A crisis moment for the U.S. labor movement
Are unions losing their political juice? In this Friday, March 11, 2011 image, union supporters in Madison, Wis. rally on behalf of state senators who went to the state of Illinois, to postpone a vote on a bill that would limit the strength of unions. (AP Photo/The Country Today, Paul M. Walsh) / Paul M. Walsh
One of the most widely circulated photographs during the Wisconsin union battle was of a protester in Madison holding up a sign that read: "Dear Barack, Please put on your comfortable shoes. Love, America."
While that sign may not have meant anything to the rest of the country, those in the labor movement were all too aware that the president hadn't lived up to one of his most explicit promises. "And understand this," he told a union audience on the campaign trail in 2007. "If American workers are being denied their right to organize and collectively bargain, when I'm in the White House I'll put on a comfortable pair of shoes myself?--?I'll walk on that picket line with you as president of the United States of America."
Unions understandably feel they're owed. Obama, in turn, feels indebted. In his book The Audacity of Hope he wrote, "So I owe these unions. When their leaders call, I do my best to call them back right away. I don't consider this corrupting in any way." And that was before Obama was handsomely rewarded for being perhaps the most openly pro-union presidential candidate since JFK.
Unions spent in excess of $400 million in the 2008 election cycle, and nearly all of that went to Democrats, especially Obama. The Service Employees International Union (SEIU) alone spent over $80 million. (In January 2008, Obama told the union that he would "paint the nation purple with SEIU" as president, referring to the union's signature color.)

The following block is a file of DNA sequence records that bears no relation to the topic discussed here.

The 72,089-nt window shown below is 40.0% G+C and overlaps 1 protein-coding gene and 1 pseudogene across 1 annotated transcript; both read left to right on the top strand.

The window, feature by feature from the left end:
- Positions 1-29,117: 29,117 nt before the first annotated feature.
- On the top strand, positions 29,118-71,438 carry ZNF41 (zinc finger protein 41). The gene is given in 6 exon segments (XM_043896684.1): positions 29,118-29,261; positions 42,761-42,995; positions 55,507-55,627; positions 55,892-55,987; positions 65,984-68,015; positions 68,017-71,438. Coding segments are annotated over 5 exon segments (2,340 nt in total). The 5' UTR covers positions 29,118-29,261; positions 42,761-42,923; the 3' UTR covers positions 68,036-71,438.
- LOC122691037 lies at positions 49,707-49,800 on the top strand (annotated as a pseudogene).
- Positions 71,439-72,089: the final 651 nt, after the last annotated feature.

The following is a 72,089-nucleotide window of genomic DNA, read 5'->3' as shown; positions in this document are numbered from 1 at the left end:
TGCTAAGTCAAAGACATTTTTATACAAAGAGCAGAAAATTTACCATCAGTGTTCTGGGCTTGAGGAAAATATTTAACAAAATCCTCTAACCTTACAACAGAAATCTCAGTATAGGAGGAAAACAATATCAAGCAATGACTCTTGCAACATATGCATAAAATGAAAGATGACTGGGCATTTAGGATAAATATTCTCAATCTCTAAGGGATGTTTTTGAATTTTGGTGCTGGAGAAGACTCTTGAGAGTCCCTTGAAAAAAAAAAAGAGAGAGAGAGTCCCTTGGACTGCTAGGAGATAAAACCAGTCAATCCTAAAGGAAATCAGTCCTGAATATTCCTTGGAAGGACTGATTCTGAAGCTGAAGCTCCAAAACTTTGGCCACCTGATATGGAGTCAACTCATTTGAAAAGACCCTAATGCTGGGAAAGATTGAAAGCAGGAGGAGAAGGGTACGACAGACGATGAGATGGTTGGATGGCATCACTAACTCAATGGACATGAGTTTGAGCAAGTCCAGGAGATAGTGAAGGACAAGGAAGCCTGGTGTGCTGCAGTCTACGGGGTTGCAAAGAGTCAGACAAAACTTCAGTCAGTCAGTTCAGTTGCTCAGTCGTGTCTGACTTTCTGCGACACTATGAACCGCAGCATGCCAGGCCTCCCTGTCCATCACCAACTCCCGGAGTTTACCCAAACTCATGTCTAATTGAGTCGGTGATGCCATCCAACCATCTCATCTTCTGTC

But if Obama doesn't consider his cozy relationship with unions corrupting, taxpayers may feel differently. Since Obama took office, his administration has rewarded unions on three major fronts.
To begin with, unions have been substantially enriched. One of Obama's first official acts as president was a February 6, 2009, executive order that in effect mandates union labor on large federal contracts through "project labor agreements" (PLAs). According to a study by the Beacon Hill Institute, PLAs make construction projects cost an average of 12 percent to 18 percent more.
Just after the executive order on PLAs, the stimulus bill was passed, which contained $188 billion in federally overseen construction projects as well as a provision applying Davis-Bacon "prevailing wage" laws to stimulus projects. This further slanted the awarding of federal contracts to the 17 percent of the construction industry that is still unionized. Heritage Foundation labor expert James Sherk estimates that the Davis-Bacon requirement alone could inflate the cost of the stimulus by as much as $17 billion.
The auto bailout also was of primary benefit to the endangered United Auto Workers. The Obama administration infused General Motors with upwards of $50 billion, even as the UAW boasted the deal meant no reduction in "base hourly pay, no reduction in . . . health care, and no reduction in your pension"?--?though exorbitant worker costs are one of GM's biggest operating handicaps.
Second, the Obama administration has rolled back union transparency requirements. The Bush administration was arguably the first to require unions to make meaningful financial disclosure, and their leaders to report conflicts of interest. The change had tangible effects. An unassuming Safeway bakery clerk was elected head of a powerful Denver grocers' union in 2009 after she revealed that the union's influential leader had put two relatives on salary for six figures and was using union dues to support a lavish lifestyle that included hefty bar tabs and NFL tickets. The corrupt union boss's ouster was made possible because the Bush Labor Department for the first time had mandated itemized expenses and staff salaries on the LM-2 union financial disclosure form.